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What is Happening with Mortgage Rates?

In an emergency move Sunday, the Federal Reserve announced it is dropping the benchmark interest rate to zero and launching a new round of quantitative easing in a response to the coronavirus outbreak. This move will likely increase the already massive demand for home financing services and create more volatility in the financial markets. The demand for mortgage services is an industry-wide dilemma that has placed major stress on the overall home lending system. There is only so much bandwidth to accept and process files at one time, and that level has been reached across the country. This is a very fluid situation, and mortgage brokers are working incredibly hard to continue to move loans through our system quickly to closing.

Mortgage Brokers have received an incredible amount of communication and questions over the past few weeks and again today after the Fed announcement. Here are a few general responses to some FAQ’s:


What is happening with mortgage rates?

There is no clear answer at this point. Mortgage rates recently hit historic lows and the demand for home financing has caused investors to be overloaded. In an effort to slow the applications from borrowers the big lenders have raised their rates to the point where potential borrowers elect not to apply for a loan. i.e. 4%+ on conforming 30 year fixed rate loans. That being said, given the recent commitment by the Fed to purchase $200 billion of agency-backed mortgage securities, interest rates should remain low for the foreseeable future. But as always, the truth of the matter is these are unprecedented times and no one knows for certain what rates will do long term. If purchasing a home and the corresponding payment associated with an available loan rate works in your budget then perhaps take the “bird in hand” approach. When considering a refinance it is my advice to look at the “no” or “low” cost options and use a “Does this make sense for me?” mentality.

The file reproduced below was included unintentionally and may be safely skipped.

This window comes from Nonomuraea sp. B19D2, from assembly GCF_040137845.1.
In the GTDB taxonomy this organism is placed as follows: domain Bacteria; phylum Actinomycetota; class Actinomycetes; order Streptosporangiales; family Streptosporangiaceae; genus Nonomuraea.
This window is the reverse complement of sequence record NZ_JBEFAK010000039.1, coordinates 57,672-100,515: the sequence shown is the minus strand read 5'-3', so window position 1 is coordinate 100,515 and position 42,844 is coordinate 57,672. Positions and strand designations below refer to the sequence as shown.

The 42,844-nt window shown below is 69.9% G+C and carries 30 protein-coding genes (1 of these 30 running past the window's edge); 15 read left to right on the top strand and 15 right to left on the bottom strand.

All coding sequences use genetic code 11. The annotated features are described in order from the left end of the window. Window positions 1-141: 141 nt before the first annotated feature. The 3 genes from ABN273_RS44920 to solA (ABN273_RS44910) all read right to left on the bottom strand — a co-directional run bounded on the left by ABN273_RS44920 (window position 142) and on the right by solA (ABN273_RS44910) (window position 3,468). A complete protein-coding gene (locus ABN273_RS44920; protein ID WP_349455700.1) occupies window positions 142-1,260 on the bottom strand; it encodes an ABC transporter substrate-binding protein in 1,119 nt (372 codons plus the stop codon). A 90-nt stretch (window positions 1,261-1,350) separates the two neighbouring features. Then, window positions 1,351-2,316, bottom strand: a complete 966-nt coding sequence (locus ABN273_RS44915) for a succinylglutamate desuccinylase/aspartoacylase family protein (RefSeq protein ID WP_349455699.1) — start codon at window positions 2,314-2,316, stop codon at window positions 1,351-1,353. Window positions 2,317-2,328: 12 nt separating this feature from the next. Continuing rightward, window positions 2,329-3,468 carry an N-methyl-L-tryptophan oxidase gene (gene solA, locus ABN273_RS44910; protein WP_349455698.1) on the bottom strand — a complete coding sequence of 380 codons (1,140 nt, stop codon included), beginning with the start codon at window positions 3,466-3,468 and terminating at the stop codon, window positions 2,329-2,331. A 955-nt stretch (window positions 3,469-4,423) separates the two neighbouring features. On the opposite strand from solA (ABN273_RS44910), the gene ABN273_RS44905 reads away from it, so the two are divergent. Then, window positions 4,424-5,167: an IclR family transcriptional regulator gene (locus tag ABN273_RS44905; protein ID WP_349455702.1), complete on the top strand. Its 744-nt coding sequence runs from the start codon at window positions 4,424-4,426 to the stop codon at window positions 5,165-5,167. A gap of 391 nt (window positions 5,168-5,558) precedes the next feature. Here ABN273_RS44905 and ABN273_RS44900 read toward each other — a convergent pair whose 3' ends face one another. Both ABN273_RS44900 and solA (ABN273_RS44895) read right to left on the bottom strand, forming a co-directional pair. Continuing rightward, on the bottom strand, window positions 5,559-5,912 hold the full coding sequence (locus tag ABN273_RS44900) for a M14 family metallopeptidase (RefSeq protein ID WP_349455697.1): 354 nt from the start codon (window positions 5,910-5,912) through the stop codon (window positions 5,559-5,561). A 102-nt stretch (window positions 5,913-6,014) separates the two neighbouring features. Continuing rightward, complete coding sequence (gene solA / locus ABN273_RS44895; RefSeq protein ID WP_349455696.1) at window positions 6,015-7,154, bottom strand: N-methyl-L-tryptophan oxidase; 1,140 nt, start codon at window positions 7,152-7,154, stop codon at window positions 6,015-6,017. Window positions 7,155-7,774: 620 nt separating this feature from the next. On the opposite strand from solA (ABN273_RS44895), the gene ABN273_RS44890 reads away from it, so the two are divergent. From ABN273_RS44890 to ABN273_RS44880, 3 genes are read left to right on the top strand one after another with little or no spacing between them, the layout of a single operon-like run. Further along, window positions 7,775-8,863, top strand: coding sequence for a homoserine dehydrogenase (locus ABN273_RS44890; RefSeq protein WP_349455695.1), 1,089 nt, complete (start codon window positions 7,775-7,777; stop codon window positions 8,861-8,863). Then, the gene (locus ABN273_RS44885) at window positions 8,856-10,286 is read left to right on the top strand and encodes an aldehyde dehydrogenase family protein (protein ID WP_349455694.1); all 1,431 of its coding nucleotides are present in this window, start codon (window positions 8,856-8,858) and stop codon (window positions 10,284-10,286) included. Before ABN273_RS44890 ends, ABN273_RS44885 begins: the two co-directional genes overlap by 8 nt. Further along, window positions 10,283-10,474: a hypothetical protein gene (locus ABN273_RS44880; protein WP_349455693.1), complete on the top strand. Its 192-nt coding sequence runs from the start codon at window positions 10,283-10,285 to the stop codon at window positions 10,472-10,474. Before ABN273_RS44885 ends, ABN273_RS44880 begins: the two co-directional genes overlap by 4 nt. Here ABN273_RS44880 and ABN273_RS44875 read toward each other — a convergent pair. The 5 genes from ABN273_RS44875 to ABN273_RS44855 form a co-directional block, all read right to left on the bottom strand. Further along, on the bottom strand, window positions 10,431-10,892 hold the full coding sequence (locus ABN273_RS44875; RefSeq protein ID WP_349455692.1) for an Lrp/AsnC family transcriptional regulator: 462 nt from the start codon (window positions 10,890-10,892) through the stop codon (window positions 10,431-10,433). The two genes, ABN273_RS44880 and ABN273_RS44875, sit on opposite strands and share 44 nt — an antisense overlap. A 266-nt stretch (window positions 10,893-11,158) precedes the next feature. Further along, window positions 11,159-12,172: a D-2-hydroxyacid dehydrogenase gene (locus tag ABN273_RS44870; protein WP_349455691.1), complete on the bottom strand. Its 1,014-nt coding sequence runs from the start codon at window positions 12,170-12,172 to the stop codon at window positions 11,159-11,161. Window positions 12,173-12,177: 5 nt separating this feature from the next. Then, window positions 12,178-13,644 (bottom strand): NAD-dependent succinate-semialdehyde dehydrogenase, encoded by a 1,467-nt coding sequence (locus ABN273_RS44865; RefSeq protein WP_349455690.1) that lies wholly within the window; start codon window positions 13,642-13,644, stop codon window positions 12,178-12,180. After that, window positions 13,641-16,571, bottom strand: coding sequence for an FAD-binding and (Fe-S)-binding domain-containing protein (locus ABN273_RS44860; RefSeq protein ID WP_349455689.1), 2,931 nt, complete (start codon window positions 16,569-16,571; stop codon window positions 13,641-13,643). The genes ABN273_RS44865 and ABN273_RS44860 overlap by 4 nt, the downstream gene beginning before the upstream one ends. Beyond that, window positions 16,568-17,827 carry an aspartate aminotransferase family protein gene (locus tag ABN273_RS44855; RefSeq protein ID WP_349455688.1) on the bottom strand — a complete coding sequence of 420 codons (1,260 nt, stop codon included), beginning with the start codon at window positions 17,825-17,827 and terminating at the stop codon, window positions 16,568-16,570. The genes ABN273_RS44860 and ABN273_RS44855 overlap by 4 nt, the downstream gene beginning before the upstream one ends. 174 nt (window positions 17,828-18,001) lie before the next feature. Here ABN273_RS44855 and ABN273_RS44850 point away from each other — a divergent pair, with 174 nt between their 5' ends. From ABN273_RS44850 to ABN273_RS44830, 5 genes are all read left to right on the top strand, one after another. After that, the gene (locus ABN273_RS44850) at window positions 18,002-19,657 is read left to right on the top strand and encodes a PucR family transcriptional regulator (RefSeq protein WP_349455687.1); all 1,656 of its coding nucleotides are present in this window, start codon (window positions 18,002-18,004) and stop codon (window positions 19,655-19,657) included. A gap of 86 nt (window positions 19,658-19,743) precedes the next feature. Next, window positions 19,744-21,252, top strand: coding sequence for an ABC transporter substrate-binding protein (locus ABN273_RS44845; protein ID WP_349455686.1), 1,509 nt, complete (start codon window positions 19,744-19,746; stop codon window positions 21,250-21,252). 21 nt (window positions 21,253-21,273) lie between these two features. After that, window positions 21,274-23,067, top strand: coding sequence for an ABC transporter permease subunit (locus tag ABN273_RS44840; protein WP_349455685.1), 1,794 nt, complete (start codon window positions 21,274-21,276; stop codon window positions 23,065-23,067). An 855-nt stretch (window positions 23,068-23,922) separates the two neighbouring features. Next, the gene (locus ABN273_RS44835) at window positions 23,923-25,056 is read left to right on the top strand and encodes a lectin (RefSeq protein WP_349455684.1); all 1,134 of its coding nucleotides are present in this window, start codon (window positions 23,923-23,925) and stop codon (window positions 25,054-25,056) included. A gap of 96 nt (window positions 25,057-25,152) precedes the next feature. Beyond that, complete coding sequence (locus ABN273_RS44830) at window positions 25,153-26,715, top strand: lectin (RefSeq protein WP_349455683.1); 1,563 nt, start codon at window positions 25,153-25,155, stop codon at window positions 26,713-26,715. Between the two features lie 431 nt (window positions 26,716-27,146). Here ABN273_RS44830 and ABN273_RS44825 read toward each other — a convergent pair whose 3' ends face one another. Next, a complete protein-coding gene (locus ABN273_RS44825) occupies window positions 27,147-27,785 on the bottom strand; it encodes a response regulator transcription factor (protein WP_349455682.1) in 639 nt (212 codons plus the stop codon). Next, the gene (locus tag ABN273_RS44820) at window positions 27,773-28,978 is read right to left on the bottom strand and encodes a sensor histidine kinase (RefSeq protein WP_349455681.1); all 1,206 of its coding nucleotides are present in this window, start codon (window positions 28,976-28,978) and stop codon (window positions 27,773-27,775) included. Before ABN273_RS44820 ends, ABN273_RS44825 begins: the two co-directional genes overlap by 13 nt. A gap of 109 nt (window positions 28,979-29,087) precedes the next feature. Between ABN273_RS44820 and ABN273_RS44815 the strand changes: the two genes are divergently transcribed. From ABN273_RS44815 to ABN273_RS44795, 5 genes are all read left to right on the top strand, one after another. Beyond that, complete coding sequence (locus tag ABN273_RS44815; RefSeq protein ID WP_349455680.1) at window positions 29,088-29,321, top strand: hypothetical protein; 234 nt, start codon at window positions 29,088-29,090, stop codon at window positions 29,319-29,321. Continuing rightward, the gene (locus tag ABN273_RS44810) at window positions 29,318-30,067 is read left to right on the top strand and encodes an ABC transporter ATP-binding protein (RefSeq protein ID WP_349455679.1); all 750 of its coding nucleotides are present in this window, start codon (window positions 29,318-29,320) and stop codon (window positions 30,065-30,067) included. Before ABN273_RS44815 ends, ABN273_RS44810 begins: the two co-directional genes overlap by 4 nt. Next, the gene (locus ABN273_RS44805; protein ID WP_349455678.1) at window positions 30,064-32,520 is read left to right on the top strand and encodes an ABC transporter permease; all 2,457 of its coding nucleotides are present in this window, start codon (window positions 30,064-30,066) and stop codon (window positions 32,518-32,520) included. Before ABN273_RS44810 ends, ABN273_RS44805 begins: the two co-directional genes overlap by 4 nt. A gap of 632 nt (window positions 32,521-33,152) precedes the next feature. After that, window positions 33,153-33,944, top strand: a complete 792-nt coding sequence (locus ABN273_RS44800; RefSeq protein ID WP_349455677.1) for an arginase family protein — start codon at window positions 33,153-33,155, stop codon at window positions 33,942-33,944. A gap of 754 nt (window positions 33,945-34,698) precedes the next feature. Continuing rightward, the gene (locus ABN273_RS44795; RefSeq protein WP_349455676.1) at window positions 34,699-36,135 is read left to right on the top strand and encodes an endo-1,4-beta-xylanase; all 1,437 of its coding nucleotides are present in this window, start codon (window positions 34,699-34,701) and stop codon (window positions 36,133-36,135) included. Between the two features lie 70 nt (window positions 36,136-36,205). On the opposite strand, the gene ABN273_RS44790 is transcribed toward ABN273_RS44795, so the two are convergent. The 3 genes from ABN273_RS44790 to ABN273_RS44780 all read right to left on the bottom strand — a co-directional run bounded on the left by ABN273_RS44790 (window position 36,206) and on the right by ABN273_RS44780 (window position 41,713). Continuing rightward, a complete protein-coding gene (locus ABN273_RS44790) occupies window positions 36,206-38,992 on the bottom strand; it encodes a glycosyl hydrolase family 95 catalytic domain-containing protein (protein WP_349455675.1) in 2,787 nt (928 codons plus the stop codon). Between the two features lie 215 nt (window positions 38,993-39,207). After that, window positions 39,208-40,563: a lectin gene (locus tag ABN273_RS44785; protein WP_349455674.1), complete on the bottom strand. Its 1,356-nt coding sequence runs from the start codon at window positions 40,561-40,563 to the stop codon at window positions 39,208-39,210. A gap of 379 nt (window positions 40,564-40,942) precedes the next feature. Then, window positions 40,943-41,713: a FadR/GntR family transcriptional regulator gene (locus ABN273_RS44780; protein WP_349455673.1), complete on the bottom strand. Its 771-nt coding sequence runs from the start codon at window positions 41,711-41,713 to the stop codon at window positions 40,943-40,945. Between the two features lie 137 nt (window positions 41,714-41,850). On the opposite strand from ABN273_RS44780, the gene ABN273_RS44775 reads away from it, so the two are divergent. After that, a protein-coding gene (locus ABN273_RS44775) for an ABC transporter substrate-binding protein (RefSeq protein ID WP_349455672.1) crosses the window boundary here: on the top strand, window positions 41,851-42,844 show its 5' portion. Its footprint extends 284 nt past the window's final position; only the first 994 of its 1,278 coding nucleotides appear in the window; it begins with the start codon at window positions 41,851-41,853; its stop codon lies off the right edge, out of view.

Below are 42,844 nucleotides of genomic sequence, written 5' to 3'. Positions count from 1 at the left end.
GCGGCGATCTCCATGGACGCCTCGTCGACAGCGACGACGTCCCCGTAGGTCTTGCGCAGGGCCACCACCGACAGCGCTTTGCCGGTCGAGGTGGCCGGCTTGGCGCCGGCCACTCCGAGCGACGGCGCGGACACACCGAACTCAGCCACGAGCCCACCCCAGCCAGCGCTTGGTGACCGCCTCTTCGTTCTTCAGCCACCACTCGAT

What does the Fed Cut mean for my mortgage rate?

It does NOT necessarily mean lower long term mortgage rates. Please see companion article Fed Cut FAQ summary.


How can I get an even lower rate?

Once your file is “clear to close” and if the market has improved in a significant manner since the time of your lock it may be possible to float down your rate. But first things first: work with your mortgage broker and provide them with the information they need to help get your file ready to close.

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